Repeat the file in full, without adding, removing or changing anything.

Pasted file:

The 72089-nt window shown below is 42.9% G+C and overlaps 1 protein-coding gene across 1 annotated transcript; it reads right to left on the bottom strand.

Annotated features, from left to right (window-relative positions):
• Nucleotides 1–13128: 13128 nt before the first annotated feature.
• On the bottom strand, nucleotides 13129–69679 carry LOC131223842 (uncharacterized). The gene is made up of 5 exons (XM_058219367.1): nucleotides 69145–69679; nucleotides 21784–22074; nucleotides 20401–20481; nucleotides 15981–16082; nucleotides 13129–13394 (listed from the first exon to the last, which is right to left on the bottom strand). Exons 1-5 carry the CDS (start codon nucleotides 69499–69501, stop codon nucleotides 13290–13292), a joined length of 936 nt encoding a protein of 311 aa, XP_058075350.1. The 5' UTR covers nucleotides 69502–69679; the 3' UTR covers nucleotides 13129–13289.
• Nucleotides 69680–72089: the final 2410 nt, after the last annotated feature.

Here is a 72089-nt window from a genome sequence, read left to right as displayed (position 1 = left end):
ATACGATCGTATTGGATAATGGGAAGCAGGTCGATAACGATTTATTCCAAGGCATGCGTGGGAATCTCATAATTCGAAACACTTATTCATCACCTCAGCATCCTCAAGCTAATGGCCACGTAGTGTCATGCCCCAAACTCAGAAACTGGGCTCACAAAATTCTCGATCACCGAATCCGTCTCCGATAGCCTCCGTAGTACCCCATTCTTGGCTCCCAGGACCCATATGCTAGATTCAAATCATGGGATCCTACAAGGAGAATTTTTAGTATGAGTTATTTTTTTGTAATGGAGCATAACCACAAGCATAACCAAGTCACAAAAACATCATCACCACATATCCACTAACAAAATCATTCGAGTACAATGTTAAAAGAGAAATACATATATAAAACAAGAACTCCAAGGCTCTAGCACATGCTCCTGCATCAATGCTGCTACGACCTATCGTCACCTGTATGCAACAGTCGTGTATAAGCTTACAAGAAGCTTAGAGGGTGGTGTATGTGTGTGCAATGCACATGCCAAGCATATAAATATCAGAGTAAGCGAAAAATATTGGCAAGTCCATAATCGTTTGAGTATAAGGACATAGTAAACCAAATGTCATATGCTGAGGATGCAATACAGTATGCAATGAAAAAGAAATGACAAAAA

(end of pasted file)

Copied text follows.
The 72089-nt window shown below is 42.9% G+C and overlaps 1 protein-coding gene across 1 annotated transcript; it reads right to left on the bottom strand.

Annotated features, from left to right (window-relative positions):
• Nucleotides 1–13128: 13128 nt before the first annotated feature.
• On the bottom strand, nucleotides 13129–69679 carry LOC131223842 (uncharacterized). The gene is made up of 5 exons (XM_058219367.1): nucleotides 69145–69679; nucleotides 21784–22074; nucleotides 20401–20481; nucleotides 15981–16082; nucleotides 13129–13394 (listed from the first exon to the last, which is right to left on the bottom strand). Exons 1-5 carry the CDS (start codon nucleotides 69499–69501, stop codon nucleotides 13290–13292), a joined length of 936 nt encoding a protein of 311 aa, XP_058075350.1. The 5' UTR covers nucleotides 69502–69679; the 3' UTR covers nucleotides 13129–13289.
• Nucleotides 69680–72089: the final 2410 nt, after the last annotated feature.

Here is a 72089-nt window from a genome sequence, read left to right as displayed (position 1 = left end):
ATACGATCGTATTGGATAATGGGAAGCAGGTCGATAACGATTTATTCCAAGGCATGCGTGGGAATCTCATAATTCGAAACACTTATTCATCACCTCAGCATCCTCAAGCTAATGGCCACGTAGTGTCATGCCCCAAACTCAGAAACTGGGCTCACAAAATTCTCGATCACCGAATCCGTCTCCGATAGCCTCCGTAGTACCCCATTCTTGGCTCCCAGGACCCATATGCTAGATTCAAATCATGGGATCCTACAAGGAGAATTTTTAGTATGAGTTATTTTTTTGTAATGGAGCATAACCACAAGCATAACCAAGTCACAAAAACATCATCACCACATATCCACTAACAAAATCATTCGAGTACAATGTTAAAAGAGAAATACATATATAAAACAAGAACTCCAAGGCTCTAGCACATGCTCCTGCATCAATGCTGCTACGACCTATCGTCACCTGTATGCAACAGTCGTGTATAAGCTTACAAGAAGCTTAGAGGGTGGTGTATGTGTGTGCAATGCACATGCCAAGCATATAAATATCAGAGTAAGCGAAAAATATTGGCAAGTCCATAATCGTTTGAGTATAAGGACATAGTAAACCAAATGTCATATGCTGAGGATGCAATACAGTATGCAATGAAAAAGAAATGACAAAAA